Hidden Costs of Rewards

Are blue ribbons doing the things we expect them to do? Interestingly, research shows that incentives may undermine intrinsic interest turning an otherwise enjoyable activity into work5 and diminishing feelings of personal causation6 and selfdetermination.7 Other studies have shown that rewards may cause an individual to avoid difficult and challenging tasks.8 Also, material rewards may produce a form of developmental regression, causing individuals to perceive and approach problems from a more immature level.9


Although blue ribbons are used to motivate youth to stretch abilities and reach goals otherwise unattainable, they may also limit creativity and interest. The notion that blue ribbons serve a positive function of increasing motivation and performance may not always be true. Some people thrive on competition and rewards, but others don't.

Although 4-H has a philosophy of allowing all children to become winners, unfortunately, not all children can be winners. Some individuals never compete effectively for the blue ribbons of life. The idea of receiving "blue ribbons" (awards, praises, grades in school, salary increases, and other types of incentives) is something children and adults must deal with over a lifetime.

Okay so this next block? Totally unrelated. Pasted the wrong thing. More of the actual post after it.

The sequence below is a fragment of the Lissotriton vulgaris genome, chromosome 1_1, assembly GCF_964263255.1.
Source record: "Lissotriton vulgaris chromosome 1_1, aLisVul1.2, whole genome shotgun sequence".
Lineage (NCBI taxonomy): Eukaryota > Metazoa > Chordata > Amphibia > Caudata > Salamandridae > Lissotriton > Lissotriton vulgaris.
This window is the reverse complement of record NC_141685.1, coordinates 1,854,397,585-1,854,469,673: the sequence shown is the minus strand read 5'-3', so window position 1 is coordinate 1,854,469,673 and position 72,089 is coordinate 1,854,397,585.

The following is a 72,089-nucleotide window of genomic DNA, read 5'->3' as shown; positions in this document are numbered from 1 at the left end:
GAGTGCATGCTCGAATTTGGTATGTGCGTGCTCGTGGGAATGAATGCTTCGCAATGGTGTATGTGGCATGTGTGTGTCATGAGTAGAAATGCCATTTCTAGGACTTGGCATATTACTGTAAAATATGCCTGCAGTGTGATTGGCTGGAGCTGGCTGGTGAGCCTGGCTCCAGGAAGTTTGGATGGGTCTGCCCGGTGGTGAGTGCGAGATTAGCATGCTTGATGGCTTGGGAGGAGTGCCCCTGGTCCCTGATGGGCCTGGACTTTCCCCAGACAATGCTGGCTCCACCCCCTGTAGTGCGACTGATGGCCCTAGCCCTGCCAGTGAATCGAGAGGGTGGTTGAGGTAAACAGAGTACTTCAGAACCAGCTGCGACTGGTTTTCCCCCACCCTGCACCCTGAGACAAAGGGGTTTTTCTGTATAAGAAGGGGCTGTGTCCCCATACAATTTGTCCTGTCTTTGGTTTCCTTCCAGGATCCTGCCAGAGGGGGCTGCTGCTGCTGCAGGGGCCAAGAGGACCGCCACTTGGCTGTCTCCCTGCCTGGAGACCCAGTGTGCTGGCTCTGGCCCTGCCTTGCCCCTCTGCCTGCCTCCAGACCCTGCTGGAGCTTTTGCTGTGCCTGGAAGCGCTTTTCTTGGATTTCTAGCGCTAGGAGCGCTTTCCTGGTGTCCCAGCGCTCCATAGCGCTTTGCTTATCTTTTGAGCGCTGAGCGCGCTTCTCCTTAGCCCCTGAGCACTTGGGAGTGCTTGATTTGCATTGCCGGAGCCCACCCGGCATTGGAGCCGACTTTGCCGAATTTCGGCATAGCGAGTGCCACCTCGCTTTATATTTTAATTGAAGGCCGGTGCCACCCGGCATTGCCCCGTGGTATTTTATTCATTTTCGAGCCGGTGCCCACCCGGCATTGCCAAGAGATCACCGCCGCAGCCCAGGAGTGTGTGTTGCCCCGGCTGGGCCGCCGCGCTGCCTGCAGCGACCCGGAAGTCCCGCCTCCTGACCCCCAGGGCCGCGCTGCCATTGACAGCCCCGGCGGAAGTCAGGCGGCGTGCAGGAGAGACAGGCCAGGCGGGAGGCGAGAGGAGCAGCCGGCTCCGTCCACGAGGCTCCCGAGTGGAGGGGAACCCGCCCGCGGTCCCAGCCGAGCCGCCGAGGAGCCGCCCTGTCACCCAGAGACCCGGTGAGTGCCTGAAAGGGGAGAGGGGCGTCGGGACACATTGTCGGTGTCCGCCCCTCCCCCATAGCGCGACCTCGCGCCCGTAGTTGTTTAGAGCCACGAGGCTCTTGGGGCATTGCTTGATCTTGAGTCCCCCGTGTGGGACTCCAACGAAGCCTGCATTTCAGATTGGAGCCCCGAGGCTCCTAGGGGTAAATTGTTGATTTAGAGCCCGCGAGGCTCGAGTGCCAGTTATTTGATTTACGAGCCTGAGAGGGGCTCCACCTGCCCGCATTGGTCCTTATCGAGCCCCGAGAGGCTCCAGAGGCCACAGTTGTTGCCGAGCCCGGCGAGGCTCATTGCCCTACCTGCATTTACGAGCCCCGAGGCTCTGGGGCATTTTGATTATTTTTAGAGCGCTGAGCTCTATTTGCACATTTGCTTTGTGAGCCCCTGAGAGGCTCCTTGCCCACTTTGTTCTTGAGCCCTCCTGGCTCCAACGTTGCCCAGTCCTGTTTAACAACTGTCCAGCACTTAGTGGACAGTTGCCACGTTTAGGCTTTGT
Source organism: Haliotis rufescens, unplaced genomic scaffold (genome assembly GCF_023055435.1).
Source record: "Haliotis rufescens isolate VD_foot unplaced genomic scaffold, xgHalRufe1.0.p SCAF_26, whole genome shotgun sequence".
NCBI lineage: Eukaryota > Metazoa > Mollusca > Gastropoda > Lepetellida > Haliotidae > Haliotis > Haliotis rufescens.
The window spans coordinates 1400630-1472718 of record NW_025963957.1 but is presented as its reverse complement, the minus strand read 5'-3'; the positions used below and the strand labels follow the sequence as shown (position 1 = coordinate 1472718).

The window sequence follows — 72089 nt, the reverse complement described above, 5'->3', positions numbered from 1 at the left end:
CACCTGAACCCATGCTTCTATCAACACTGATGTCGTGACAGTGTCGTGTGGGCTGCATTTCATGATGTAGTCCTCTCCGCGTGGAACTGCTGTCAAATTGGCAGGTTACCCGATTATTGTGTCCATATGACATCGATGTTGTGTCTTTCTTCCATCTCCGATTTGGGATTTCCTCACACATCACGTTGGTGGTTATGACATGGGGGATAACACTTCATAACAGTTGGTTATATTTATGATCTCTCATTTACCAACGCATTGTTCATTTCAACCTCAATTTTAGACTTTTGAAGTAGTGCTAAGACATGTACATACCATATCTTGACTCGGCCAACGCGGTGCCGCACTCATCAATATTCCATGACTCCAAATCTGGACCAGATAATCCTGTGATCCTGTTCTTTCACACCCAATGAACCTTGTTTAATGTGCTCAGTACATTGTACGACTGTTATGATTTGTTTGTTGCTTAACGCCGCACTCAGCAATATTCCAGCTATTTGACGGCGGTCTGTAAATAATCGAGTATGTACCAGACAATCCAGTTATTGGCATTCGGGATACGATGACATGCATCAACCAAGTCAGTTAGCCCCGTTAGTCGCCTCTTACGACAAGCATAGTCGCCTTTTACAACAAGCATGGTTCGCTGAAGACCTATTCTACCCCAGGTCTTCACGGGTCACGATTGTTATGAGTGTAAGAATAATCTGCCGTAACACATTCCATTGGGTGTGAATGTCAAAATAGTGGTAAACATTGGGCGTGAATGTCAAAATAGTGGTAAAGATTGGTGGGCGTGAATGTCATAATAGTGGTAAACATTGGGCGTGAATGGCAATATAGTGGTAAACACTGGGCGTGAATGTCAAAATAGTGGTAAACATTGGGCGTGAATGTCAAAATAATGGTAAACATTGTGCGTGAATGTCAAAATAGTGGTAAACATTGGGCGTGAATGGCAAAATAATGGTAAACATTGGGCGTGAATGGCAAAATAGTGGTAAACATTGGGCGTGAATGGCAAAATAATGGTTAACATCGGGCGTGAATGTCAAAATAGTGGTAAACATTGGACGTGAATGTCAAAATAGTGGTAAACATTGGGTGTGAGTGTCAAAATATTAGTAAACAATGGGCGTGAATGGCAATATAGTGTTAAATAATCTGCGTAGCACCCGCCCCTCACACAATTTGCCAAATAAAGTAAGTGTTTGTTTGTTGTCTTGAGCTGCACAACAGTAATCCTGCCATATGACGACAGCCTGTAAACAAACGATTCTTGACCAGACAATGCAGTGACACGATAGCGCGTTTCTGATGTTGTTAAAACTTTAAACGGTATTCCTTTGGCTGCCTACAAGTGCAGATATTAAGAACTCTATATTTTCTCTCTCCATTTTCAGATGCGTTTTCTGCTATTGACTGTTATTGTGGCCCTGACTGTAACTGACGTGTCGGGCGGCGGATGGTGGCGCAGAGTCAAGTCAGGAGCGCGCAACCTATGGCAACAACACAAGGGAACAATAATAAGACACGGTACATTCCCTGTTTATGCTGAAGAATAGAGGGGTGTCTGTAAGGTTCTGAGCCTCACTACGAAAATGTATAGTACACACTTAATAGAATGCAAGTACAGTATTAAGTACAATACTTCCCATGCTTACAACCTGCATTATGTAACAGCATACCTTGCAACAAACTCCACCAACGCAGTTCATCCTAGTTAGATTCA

The fact that teenage leaders and professional 4-H agents both expressed reservation about the importance that should be attached to awards, and that these reservations find support in the results of recent research, suggests that the 4-H program and Extension have reason to carefully study the present reward structure in light of current 4-H philosophy and program objectives.


1. G. Kowitz and G. Dronberger, Awards, Competition and Motivation (Washington, D.C.: Extension Service, USDA, Committee on Incentives and Awards in 4-H, 1975).

2. M. R. Lepper and D. Greene, eds., The Hidden Costs of Rewards (Hillsdale, New Jersey: Lawrence Erlbaum Associates, 1978).

3. R. Helson, "Effects of Sibling Characteristics and Parental Values on Creative Interest and Achievement," Journal of Personality, XXXVI (December, 1968), 589-607.

4. U.S., Department of Commerce, Bureau of the Census, Statistical Abstracts of the United States (Washington, D.C.: U.S. Government Printing Office, 1983)

5. M. R. Lepper, and D. Greene, "Turning Play into Work: Effects of Adult Surveillance and Extrinsic Rewards on Children's Intrinsic Motivation," Journal of Personalityand Social Psychology, XXXI (September, 1975), 479-86.

6. R. De Charms, Personal Causation: The Internal Affective Determinants of Behavior (New York: Academic Press, 1968).

7. E. L. Deci, The Psychology of Self-Determination (Lexington, Massachusetts: Lexington Books/D. C. Heath & Co., 1980).

8. S. Harter, "Pleasure Derived from Optimal Challenge and the Effects of Extrinsic Rewards on Children's Difficulty Level Choices," Child Development, XLIX (September, 1978), 788-99.

9. R. A. Fabes, J. D. Moran, III, and J. C. McCullers, "The Hidden Costs of Reward and WAIS Subscale Performance," American Journal of Psychology, LXXXXIV (September, 1981), 387-98.